The introduction and widespread use of Haemophilus influenzae type b (Hib) vaccine has drastically reduced the incidence of bacterial meningitis in children and other invasive infections caused by this pathogen. This success again illustrates the immense potential of childhood immunizations. In children younger than 5 years of age during the prevaccine era, 70% of cases of bacterial meningitis were caused by Hib, and an estimated 1 in 200 children suffered invasive disease.1 An estimated 20 000 cases, including 10 000 to 12 000 cases of meningitis, occurred each year. While the mortality of Hib meningitis in the antibiotic era was ≤5%, Hib meningitis was a leading cause of acquired mental retardation, because neurologic sequelae occurred in 20% to 30% of survivors. In an editorial accompanying the article by Smith et al2 inPediatrics in 1973, Dr Edward A. Mortimer3summarized the evidence demonstrating the public health burden of Hib meningitis and concluded that “attempts to develop a safe, effective and logistically manageable immunization agent are warranted.” A quarter century later, epidemiologists from the Centers for Disease Control and Prevention reported that as a result of the vaccine-related decline in meningitis attributable to Hib, bacterial meningitis in the United States has become a disease predominately of adults rather than of infants and young children.4 The investigators further commented that “this achievement highlights the ultimate advantage of prevention over improvement in therapy and suggests the tremendous benefit for children throughout the world if access to the vaccine could be expanded.”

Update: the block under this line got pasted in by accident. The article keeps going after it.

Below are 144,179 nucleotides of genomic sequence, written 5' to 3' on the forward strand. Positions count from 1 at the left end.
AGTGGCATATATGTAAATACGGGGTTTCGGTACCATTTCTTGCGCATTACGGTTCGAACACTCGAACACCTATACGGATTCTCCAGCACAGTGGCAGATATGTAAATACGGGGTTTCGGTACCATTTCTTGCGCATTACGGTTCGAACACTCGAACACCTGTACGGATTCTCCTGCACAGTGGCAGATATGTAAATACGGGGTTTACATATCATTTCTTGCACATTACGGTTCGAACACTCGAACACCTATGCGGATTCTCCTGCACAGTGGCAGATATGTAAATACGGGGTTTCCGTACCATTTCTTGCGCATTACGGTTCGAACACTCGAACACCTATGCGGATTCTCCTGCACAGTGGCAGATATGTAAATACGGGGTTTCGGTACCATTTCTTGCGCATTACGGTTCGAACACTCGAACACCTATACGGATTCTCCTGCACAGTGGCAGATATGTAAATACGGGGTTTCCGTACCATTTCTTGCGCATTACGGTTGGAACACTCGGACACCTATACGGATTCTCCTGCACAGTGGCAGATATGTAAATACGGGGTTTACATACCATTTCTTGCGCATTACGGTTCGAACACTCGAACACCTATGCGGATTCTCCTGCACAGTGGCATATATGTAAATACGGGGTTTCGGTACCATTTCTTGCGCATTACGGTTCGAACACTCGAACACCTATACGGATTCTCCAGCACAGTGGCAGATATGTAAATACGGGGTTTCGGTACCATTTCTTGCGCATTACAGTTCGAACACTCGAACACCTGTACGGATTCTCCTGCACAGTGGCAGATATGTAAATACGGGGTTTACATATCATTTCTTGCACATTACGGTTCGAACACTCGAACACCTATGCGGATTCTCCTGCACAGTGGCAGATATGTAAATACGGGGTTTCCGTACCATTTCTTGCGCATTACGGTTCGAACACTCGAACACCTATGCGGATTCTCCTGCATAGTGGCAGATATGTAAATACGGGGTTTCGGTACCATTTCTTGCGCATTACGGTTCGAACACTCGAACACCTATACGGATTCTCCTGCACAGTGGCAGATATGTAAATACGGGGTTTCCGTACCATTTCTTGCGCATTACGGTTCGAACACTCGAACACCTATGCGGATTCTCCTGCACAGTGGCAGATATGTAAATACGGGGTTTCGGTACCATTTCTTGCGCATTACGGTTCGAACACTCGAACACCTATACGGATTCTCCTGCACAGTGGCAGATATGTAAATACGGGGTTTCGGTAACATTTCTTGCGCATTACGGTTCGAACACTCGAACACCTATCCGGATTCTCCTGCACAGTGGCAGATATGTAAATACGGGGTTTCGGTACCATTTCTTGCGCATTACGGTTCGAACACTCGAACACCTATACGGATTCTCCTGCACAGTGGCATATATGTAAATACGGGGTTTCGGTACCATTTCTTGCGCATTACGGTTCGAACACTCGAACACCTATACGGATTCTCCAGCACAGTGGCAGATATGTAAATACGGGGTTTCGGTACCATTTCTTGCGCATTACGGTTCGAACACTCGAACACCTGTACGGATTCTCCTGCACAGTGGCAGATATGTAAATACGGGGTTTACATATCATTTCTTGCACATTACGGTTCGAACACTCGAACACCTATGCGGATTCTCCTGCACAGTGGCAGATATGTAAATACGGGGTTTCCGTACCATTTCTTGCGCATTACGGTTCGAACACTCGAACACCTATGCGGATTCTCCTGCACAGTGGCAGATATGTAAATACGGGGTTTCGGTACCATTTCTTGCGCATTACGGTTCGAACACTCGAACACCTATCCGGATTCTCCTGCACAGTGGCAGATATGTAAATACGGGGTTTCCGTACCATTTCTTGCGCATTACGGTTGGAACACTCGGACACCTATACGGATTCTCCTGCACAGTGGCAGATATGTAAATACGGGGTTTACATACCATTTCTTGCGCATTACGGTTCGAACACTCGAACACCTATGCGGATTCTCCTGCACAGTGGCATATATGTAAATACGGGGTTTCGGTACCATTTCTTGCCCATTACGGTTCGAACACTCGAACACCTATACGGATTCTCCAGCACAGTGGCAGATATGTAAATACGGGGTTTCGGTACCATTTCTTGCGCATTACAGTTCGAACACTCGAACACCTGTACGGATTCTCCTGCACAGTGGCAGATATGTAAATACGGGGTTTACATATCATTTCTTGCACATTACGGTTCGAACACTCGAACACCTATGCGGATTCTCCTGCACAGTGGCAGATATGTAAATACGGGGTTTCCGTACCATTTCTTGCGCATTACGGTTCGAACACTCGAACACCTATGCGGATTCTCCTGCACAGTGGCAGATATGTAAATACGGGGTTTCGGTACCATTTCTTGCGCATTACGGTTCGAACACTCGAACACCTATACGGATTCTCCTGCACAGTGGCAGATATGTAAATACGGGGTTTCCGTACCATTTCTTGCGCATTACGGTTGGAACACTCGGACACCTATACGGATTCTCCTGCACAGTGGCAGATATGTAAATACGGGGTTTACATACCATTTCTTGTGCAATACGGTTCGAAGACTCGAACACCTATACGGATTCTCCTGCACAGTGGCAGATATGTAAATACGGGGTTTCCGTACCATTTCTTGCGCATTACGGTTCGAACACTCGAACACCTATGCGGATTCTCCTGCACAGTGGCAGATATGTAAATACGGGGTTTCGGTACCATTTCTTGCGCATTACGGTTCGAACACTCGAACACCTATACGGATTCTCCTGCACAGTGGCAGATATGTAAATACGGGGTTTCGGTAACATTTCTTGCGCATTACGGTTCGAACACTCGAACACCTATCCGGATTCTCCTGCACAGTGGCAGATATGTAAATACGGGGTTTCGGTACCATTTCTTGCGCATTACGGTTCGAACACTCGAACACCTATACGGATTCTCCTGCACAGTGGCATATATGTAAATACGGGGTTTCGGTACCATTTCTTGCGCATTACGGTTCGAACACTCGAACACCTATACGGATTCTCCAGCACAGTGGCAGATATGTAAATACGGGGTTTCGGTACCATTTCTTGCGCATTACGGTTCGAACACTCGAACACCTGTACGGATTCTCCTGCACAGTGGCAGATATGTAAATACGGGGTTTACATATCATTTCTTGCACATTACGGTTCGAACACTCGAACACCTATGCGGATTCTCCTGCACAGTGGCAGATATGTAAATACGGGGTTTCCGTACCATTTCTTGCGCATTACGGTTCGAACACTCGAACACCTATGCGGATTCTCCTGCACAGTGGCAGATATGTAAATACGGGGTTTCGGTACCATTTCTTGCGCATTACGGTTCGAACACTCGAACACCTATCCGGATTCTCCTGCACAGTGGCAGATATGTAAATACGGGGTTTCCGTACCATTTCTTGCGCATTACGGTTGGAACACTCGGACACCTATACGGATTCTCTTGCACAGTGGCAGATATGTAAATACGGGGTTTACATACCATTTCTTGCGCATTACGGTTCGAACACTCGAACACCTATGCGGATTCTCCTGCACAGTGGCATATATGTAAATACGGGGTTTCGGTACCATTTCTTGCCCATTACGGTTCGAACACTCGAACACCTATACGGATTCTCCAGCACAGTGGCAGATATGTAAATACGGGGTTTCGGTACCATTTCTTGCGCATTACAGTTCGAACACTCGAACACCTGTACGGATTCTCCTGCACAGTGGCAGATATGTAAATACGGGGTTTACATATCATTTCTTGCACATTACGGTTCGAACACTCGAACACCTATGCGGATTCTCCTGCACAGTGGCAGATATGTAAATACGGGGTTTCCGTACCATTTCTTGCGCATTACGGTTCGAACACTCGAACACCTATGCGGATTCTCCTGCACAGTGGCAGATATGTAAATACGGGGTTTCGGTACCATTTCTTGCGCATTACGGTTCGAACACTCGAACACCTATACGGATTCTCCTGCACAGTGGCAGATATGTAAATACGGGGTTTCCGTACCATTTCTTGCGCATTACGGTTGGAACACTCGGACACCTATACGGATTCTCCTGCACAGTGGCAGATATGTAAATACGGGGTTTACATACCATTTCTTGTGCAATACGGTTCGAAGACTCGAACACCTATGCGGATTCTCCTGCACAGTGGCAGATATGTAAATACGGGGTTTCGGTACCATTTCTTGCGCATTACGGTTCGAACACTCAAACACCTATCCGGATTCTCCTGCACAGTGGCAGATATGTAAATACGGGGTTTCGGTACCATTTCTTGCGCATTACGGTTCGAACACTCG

Research on an Hib vaccine had begun in the late 1960s in two independent but collaborating laboratories, directed by Drs David H. Smith and Porter Anderson in Boston, MA, and by Drs John B. Robbins and Rachel Schneerson at the National Institutes of Health. The vaccine immunogen was the purified Hib capsular polysaccharide, initially described as polyribophosphate and denoted as polyribophosphate, antibodies to which conferred protection against invasive disease. The results of the first Hib vaccine trial in children, performed in Salem, MA, were given in the 1973 publication in Pediatrics by Smith, Anderson, and their colleagues,2 and provided the basis for the subsequent large efficacy trial in Finland by Peltola et al,5 which was described in the 1977 publication.